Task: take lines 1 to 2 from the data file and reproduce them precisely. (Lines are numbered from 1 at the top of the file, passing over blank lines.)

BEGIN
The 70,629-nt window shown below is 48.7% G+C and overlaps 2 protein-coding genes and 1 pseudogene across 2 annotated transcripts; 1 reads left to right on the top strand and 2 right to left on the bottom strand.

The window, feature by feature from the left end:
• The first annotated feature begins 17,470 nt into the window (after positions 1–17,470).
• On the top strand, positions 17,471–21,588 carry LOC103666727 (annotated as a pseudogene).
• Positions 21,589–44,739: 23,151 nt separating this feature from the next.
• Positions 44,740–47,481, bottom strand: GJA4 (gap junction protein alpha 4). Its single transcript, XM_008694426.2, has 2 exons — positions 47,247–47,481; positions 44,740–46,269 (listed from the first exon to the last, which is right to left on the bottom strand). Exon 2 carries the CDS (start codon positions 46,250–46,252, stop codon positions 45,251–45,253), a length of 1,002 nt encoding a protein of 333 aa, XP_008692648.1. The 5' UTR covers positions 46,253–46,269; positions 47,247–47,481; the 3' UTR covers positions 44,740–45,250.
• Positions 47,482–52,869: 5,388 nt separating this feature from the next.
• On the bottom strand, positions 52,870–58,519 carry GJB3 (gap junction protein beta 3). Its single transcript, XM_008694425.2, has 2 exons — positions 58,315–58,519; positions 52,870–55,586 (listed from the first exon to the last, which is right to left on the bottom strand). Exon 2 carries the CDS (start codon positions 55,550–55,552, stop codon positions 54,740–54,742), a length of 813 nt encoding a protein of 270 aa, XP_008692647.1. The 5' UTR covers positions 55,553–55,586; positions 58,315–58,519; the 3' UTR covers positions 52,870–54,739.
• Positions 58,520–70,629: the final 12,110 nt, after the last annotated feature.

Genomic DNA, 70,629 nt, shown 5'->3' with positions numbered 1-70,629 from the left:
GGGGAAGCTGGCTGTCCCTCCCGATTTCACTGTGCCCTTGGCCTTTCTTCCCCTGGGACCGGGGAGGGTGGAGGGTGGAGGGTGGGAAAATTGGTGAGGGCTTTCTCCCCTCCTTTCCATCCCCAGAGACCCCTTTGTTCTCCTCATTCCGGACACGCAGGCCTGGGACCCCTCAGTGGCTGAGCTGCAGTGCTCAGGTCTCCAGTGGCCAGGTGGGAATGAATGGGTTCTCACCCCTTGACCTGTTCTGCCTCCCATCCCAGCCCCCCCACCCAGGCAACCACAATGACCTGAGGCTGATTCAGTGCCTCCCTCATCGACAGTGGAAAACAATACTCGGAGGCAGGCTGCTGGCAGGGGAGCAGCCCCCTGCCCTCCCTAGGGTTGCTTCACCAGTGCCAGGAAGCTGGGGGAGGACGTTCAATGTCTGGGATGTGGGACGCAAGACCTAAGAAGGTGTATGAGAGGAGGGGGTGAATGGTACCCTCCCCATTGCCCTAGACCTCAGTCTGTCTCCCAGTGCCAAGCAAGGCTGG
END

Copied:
The 70,629-nt window shown below is 48.7% G+C and overlaps 2 protein-coding genes and 1 pseudogene across 2 annotated transcripts; 1 reads left to right on the top strand and 2 right to left on the bottom strand.

The window, feature by feature from the left end: